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Testing: Good News, Bad News, and The Terrible, Horrible, No Good, Very Bad News

Testing: Good News, Bad News, and The Terrible, Horrible, No Good, Very Bad News

April 25, 2016

Dear WinkWorld readers,

I’ve got good news, bad news, and terrible, horrible, no good, very bad news.

My question: Why do “reformers” think that we need to “standarize” kids?  The kids and grandkids in our family are not the least bit standardized; they are each very unique individuals. I bet your family is the same.

The good news is that most of the public now realizes that standardized tests might not be all that they were cracked up to be, as NCLB and Rttt (Race To The Top) tried to make us believe. In fact, those tests were really about one publisher making a lot of money off the backs of districts struggling with fewer dollars…not to mention, off the backs of struggling students, who often begin to believe they are stupid.

Let’s be clear: The tests are stupid; the kids are smart.

The bad news is that these tests are no longer going to be mandated by the feds.  Sadly, many states have bought into the existing myth that standardized tests are good. So, in many places the mandated tests continue.  The dollars keep rolling into the publisher.

In addition, we have even bigger bad news:  Even if standarized tests go away, they will be replaced by a new myth, ‘personalized learning.’  Sounds good, doesn’t it?  Do not be fooled.  Personalized learning is nothing more than a new superhighway to standardizing kids through mandated modules and daily testing; it will also be called competency-based education (CBE)…just to keep us confused. Our new national education policy (ESSA) supports this approach to testing, as does the National Governors Association, even though they have admitted that there is no evidence supporting this major shift.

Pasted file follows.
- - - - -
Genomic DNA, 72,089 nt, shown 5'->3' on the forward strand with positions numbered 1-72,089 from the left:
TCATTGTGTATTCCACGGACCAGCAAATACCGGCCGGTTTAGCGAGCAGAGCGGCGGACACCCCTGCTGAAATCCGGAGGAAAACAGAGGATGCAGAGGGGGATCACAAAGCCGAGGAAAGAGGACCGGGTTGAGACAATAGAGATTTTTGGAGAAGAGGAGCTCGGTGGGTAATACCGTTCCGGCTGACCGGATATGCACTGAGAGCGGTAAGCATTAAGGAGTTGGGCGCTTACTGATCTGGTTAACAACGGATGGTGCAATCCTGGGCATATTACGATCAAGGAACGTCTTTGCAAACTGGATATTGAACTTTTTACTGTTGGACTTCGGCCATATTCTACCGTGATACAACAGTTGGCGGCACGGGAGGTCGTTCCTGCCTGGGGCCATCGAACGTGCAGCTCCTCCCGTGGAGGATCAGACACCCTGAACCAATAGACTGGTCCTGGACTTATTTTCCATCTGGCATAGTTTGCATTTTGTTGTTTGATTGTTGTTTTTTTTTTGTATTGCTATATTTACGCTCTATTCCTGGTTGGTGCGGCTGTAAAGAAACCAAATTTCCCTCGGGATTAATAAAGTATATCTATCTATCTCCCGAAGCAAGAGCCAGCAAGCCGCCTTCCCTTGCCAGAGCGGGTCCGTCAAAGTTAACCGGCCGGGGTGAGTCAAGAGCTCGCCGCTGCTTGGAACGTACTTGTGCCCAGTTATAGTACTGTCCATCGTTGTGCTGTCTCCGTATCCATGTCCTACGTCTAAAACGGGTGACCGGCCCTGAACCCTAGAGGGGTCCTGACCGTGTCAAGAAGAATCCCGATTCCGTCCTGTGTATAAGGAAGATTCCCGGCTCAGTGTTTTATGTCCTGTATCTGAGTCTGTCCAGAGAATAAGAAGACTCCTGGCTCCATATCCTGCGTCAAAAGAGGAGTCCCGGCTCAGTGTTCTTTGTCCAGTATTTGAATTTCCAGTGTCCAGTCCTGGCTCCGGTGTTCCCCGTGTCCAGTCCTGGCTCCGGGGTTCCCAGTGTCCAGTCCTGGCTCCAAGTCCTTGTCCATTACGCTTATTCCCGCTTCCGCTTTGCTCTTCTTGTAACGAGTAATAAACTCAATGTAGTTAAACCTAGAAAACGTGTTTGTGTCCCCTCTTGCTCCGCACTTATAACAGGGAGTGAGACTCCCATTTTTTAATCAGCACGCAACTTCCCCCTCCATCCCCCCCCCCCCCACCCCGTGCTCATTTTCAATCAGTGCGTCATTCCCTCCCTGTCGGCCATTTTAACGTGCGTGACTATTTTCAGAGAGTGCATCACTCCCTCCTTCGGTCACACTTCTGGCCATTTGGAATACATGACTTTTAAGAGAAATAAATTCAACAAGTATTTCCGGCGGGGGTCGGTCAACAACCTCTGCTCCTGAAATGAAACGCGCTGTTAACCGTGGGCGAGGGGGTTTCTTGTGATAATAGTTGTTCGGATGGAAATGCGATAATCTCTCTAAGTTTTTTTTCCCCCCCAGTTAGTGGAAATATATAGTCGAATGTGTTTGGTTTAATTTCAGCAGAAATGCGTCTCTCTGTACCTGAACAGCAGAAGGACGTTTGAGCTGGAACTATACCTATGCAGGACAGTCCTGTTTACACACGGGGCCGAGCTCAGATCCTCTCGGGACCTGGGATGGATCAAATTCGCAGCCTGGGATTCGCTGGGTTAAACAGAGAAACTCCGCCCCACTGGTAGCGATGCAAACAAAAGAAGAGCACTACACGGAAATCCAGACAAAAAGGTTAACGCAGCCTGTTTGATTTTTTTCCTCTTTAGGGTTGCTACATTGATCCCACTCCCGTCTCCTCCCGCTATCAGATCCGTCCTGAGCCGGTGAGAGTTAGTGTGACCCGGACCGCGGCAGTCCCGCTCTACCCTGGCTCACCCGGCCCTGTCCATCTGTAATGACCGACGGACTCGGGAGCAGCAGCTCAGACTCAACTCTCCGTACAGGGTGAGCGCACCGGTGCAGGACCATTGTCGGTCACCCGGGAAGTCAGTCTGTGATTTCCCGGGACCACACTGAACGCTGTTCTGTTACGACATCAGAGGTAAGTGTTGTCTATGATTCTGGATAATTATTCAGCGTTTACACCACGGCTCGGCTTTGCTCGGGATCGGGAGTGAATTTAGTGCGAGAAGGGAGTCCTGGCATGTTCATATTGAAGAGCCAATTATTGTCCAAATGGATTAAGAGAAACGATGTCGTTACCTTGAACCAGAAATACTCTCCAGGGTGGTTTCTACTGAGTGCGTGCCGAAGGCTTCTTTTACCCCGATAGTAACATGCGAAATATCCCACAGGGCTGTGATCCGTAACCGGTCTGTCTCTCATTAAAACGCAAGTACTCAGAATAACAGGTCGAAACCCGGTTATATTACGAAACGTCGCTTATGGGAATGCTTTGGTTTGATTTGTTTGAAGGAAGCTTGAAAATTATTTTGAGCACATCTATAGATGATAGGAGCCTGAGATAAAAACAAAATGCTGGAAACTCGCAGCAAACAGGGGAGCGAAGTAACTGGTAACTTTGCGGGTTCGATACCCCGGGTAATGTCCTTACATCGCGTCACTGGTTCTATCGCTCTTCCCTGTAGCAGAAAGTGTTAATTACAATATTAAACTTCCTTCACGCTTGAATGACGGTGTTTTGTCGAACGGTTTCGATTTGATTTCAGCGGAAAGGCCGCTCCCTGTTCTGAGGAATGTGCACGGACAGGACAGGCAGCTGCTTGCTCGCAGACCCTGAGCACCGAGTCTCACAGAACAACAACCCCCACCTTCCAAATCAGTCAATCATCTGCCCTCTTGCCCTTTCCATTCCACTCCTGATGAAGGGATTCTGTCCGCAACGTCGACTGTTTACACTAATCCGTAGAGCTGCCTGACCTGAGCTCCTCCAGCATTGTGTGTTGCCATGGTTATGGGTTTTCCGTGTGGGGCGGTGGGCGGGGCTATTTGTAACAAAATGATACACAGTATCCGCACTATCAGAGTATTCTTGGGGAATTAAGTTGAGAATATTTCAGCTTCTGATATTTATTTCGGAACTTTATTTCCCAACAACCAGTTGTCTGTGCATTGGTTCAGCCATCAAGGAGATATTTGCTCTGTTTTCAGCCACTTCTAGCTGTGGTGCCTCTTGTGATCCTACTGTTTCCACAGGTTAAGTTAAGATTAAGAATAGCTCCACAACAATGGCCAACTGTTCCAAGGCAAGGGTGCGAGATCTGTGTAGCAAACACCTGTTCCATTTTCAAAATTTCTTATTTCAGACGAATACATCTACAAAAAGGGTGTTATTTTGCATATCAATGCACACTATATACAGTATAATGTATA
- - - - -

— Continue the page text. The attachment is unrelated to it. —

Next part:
Computer companies, publishers win again; kids, families, and districts lose again.  And after all of this money is spent on personalized learning/CBE, I guarantee that my kids and grands will still not be standardized.

personalize learning meme

For more on this, read  Personalized: What does it mean? by Steve Krashen.  He also posted this information Facebook.

And, now for the really terrible, horrible, no good, very bad news:  The corporate take-over of public education is  not only  in the U.S., but is really a world-wide plan to take over education.  The following is one example.

Anya Kamenetz: Pearson Is Creating a Worldwide For-Profit Educational Empire

Thank you, Steve, Diane, and Anya: You are such handy research assistants.

Our work is not done.

Do you really want to support kids in your local schools?  Please go sit with kids on a regular basis, listen to them, know them, and read to them.  You could start with: Alexander and the Terrible, Horrible, No Good, Very Bad Day by Judith Viorst.



  • I have spent the last eighteen years in education( my third career) and have watched as we have done more and more testing, most recently two weeks worth in grades 3-5. Some students do fairly well in the test environment(all on-line on the computer) but many at 3rd and 4th grade do not have the keyboarding skills necessary to navigate through the test for sections requiring six hours or more hours of test time.( talk about rigor!) Secondly, after spreading the sections out over two weeks to give the students the best chance of test success, many kids burn out after several days, resulting in poor or even worse non-representative test results, the state and Fed ( Title I) use as a part of funding.
    Standards are needed but teachers could determine competency more efficiently in less than six or more hours of testing in grades 3-6. Just sayin’

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